AI: you’re about to lose more than just your job
John Bryce discusses AI, the future, and what it means to be human.
The prevalence of ChatGPT has taken some parts of the internet by storm, with the startup valued at approximately $29 billion in just over 2 months since its release. The chatbot has barely taken its feet off the starting blocks but is already skyrocketing towards unknown success. So, just what is ChatGPT, and is it about to replace every journalist and office worker, and are all emails going to be the regurgitations of an AI?
The concept of the chatbot is nothing new, the structure being that the user base interacts with the bot, and the bot, using a combination of user data and searches on the internet generates data, to provide the appearance of a true conversation. Even as a boy, I was able to “communicate” with bots like Evie, who you can still talk to today. These are generally considered rudimentary in both academic and civilian fields, and after over 20 years of abuse, the outputs often appear random and inconsistent. However, even then, in these youthful days of the chatbot, there were questions about the ethical nature of these bots and concerns over security. It has always seemed that the soulless eyes had their additional creepy factor, but I never truly felt at risk. It’s clear that Evie, Talking Ben and Talking Tom never took any white collar jobs and never created any serious security concerns (until they did), rather, they were games for children, not to be taken seriously.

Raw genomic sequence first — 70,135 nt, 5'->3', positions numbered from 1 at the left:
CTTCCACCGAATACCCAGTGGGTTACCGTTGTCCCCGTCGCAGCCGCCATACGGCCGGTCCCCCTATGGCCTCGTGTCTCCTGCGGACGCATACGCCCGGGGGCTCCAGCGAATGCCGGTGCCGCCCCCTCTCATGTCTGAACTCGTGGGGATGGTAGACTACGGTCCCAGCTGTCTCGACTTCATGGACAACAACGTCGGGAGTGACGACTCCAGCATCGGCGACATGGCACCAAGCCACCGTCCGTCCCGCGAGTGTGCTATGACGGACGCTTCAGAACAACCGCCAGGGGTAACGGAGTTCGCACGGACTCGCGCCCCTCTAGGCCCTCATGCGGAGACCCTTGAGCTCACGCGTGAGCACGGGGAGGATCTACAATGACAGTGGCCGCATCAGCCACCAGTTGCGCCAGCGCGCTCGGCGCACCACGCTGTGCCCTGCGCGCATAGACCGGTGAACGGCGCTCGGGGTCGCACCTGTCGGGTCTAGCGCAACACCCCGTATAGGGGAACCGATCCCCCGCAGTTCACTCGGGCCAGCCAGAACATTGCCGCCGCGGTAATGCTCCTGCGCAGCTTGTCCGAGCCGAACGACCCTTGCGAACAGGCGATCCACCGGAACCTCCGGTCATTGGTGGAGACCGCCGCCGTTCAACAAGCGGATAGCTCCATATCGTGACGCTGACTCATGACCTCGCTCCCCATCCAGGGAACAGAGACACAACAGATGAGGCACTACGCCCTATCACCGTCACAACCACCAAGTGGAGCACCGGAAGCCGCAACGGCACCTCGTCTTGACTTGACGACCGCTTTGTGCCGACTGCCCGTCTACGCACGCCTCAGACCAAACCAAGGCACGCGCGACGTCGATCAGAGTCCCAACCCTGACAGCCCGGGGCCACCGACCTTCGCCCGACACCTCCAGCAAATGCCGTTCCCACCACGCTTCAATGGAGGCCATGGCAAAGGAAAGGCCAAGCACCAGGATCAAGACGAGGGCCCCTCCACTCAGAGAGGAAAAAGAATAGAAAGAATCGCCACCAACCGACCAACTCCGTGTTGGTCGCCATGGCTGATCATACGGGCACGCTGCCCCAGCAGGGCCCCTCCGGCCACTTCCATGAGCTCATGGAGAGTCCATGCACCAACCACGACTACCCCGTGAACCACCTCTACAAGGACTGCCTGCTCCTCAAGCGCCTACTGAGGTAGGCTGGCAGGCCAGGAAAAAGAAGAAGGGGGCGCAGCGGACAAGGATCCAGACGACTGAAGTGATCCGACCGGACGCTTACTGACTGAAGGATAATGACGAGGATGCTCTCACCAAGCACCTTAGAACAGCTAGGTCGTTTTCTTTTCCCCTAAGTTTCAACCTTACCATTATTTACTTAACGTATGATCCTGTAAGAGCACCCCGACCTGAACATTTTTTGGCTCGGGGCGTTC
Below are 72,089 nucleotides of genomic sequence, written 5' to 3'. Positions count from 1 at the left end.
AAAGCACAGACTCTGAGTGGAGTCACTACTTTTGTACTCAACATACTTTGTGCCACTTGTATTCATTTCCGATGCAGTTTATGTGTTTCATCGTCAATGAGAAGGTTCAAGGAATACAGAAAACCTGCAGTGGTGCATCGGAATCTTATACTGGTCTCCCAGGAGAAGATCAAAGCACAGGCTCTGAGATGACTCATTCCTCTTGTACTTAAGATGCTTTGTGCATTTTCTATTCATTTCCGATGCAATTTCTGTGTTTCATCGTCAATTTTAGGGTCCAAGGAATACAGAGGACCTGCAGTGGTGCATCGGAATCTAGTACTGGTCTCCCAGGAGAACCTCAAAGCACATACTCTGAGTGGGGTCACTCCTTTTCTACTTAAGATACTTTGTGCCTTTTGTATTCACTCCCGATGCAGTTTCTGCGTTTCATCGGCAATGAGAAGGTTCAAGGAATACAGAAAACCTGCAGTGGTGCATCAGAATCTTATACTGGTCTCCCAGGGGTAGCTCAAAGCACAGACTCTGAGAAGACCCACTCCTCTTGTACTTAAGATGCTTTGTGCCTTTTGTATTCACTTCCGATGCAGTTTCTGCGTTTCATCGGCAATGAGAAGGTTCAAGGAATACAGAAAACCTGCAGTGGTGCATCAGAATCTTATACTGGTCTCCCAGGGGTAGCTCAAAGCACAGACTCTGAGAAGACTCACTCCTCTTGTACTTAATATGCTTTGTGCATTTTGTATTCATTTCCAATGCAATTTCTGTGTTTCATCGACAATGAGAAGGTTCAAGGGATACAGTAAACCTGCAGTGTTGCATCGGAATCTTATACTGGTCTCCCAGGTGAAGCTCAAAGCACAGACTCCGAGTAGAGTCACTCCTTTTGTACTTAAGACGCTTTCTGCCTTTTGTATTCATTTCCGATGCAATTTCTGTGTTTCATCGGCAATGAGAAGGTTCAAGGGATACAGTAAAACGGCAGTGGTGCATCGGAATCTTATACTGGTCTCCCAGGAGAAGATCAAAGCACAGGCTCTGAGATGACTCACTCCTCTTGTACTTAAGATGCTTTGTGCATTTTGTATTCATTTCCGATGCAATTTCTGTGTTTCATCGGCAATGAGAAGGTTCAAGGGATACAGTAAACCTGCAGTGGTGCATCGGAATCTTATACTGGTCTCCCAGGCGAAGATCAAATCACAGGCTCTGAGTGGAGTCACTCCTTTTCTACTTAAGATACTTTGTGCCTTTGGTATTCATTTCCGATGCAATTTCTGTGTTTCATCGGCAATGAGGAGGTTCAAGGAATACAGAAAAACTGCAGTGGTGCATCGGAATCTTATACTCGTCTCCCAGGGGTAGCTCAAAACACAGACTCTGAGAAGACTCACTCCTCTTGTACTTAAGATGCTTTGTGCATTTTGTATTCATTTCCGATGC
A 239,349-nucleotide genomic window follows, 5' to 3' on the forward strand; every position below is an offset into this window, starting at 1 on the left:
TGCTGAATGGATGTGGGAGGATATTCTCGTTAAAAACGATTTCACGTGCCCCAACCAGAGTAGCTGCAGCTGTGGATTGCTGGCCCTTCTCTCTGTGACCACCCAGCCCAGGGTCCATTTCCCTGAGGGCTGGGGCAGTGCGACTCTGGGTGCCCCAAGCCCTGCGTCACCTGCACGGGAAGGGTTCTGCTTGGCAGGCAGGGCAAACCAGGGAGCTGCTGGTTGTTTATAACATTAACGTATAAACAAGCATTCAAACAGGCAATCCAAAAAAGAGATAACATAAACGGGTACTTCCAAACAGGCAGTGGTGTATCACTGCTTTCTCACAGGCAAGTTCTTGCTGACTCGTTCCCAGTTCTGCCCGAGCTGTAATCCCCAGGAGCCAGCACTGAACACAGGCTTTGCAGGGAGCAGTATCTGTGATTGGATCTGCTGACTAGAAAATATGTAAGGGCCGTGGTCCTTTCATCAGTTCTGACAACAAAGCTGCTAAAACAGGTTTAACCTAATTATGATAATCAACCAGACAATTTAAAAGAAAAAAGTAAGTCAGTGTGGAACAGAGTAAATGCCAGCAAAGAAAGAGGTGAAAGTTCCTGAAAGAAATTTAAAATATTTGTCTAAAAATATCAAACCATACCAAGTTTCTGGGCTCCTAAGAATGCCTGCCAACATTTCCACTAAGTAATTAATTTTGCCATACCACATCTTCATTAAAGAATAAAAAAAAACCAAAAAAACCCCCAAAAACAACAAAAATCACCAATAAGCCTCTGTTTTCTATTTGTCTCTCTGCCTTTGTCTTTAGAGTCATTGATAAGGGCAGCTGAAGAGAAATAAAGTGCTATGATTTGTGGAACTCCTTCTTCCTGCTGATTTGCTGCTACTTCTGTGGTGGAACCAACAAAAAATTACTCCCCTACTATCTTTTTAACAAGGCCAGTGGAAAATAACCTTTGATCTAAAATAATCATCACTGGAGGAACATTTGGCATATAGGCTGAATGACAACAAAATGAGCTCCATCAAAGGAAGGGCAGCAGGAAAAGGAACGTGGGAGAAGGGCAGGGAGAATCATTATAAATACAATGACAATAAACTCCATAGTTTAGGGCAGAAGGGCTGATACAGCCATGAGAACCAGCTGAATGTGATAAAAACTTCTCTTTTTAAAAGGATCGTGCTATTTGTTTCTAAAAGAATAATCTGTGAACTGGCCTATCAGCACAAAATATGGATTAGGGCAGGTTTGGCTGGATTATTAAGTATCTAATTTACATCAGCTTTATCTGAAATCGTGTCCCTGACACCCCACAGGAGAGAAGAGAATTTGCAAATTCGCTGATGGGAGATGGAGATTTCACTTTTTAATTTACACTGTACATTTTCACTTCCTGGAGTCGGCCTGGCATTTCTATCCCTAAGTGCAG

What is it about ChatGPT that makes it special?
ChatGPT takes the blossoming concepts of these early 21st-century curiosities and turns them into a hulking, and terrifying, system of sorting and data analysis. The service is able to churn out answers far more complex than other services with far greater accuracy- it can maintain thousands of inputs to create an impressive sense of reality to these outputs, even without the user inputs of Evie and other older systems. Rather, ChatGPT is much more effective at scouring the internet for data to produce more developed results- but it has a character that is almost unique to the way it functions. Rather than a regurgitation, where the system simply finds something that vaguely fits with the context of the conversation, ChatGPT makes use of a complex prediction algorithm. The algorithm is where GPT gets its name, Generative pre-training transformer.